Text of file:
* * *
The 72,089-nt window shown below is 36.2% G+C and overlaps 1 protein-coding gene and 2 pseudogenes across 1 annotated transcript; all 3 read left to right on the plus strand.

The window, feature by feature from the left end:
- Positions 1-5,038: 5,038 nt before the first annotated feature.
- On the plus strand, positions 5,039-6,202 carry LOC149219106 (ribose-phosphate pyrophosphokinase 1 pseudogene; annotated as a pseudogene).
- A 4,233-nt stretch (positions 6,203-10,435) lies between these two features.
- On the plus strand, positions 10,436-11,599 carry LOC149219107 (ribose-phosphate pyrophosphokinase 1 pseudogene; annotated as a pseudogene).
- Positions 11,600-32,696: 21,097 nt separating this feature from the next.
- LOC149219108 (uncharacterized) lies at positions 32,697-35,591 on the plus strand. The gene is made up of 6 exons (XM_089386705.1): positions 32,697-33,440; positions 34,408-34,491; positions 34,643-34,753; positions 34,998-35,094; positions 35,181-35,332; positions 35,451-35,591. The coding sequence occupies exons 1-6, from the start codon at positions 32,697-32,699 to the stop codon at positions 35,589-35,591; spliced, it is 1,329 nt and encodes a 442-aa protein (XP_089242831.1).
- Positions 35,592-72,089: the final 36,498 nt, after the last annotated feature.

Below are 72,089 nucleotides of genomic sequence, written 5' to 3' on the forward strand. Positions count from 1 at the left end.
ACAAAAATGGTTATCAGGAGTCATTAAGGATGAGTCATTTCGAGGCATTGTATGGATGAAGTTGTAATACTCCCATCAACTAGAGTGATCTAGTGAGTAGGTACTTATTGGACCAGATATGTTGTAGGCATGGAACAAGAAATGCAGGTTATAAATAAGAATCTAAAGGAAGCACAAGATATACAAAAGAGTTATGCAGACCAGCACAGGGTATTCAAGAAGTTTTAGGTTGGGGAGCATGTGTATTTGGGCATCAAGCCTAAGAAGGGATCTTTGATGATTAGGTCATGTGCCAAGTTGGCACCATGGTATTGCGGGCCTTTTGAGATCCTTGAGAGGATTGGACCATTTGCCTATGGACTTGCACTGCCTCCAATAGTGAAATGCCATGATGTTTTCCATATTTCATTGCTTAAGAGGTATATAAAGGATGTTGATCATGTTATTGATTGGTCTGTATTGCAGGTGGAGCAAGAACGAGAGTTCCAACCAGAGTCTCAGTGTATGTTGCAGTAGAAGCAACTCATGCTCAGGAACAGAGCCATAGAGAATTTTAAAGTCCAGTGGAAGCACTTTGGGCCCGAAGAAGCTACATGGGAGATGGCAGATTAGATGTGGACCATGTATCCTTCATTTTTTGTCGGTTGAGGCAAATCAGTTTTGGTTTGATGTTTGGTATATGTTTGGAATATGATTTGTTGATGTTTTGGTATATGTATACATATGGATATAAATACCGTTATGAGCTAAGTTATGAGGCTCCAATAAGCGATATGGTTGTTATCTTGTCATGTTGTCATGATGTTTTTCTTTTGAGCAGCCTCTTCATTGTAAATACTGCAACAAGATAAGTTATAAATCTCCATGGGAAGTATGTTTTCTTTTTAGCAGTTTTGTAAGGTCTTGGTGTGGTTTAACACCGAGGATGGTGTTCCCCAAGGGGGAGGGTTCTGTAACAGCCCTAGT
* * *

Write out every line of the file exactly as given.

The 72,089-nt window shown below is 36.2% G+C and overlaps 1 protein-coding gene and 2 pseudogenes across 1 annotated transcript; all 3 read left to right on the plus strand.

The window, feature by feature from the left end:
- Positions 1-5,038: 5,038 nt before the first annotated feature.
- On the plus strand, positions 5,039-6,202 carry LOC149219106 (ribose-phosphate pyrophosphokinase 1 pseudogene; annotated as a pseudogene).
- A 4,233-nt stretch (positions 6,203-10,435) lies between these two features.
- On the plus strand, positions 10,436-11,599 carry LOC149219107 (ribose-phosphate pyrophosphokinase 1 pseudogene; annotated as a pseudogene).
- Positions 11,600-32,696: 21,097 nt separating this feature from the next.
- LOC149219108 (uncharacterized) lies at positions 32,697-35,591 on the plus strand. The gene is made up of 6 exons (XM_089386705.1): positions 32,697-33,440; positions 34,408-34,491; positions 34,643-34,753; positions 34,998-35,094; positions 35,181-35,332; positions 35,451-35,591. The coding sequence occupies exons 1-6, from the start codon at positions 32,697-32,699 to the stop codon at positions 35,589-35,591; spliced, it is 1,329 nt and encodes a 442-aa protein (XP_089242831.1).
- Positions 35,592-72,089: the final 36,498 nt, after the last annotated feature.

Below are 72,089 nucleotides of genomic sequence, written 5' to 3' on the forward strand. Positions count from 1 at the left end.
ACAAAAATGGTTATCAGGAGTCATTAAGGATGAGTCATTTCGAGGCATTGTATGGATGAAGTTGTAATACTCCCATCAACTAGAGTGATCTAGTGAGTAGGTACTTATTGGACCAGATATGTTGTAGGCATGGAACAAGAAATGCAGGTTATAAATAAGAATCTAAAGGAAGCACAAGATATACAAAAGAGTTATGCAGACCAGCACAGGGTATTCAAGAAGTTTTAGGTTGGGGAGCATGTGTATTTGGGCATCAAGCCTAAGAAGGGATCTTTGATGATTAGGTCATGTGCCAAGTTGGCACCATGGTATTGCGGGCCTTTTGAGATCCTTGAGAGGATTGGACCATTTGCCTATGGACTTGCACTGCCTCCAATAGTGAAATGCCATGATGTTTTCCATATTTCATTGCTTAAGAGGTATATAAAGGATGTTGATCATGTTATTGATTGGTCTGTATTGCAGGTGGAGCAAGAACGAGAGTTCCAACCAGAGTCTCAGTGTATGTTGCAGTAGAAGCAACTCATGCTCAGGAACAGAGCCATAGAGAATTTTAAAGTCCAGTGGAAGCACTTTGGGCCCGAAGAAGCTACATGGGAGATGGCAGATTAGATGTGGACCATGTATCCTTCATTTTTTGTCGGTTGAGGCAAATCAGTTTTGGTTTGATGTTTGGTATATGTTTGGAATATGATTTGTTGATGTTTTGGTATATGTATACATATGGATATAAATACCGTTATGAGCTAAGTTATGAGGCTCCAATAAGCGATATGGTTGTTATCTTGTCATGTTGTCATGATGTTTTTCTTTTGAGCAGCCTCTTCATTGTAAATACTGCAACAAGATAAGTTATAAATCTCCATGGGAAGTATGTTTTCTTTTTAGCAGTTTTGTAAGGTCTTGGTGTGGTTTAACACCGAGGATGGTGTTCCCCAAGGGGGAGGGTTCTGTAACAGCCCTAGT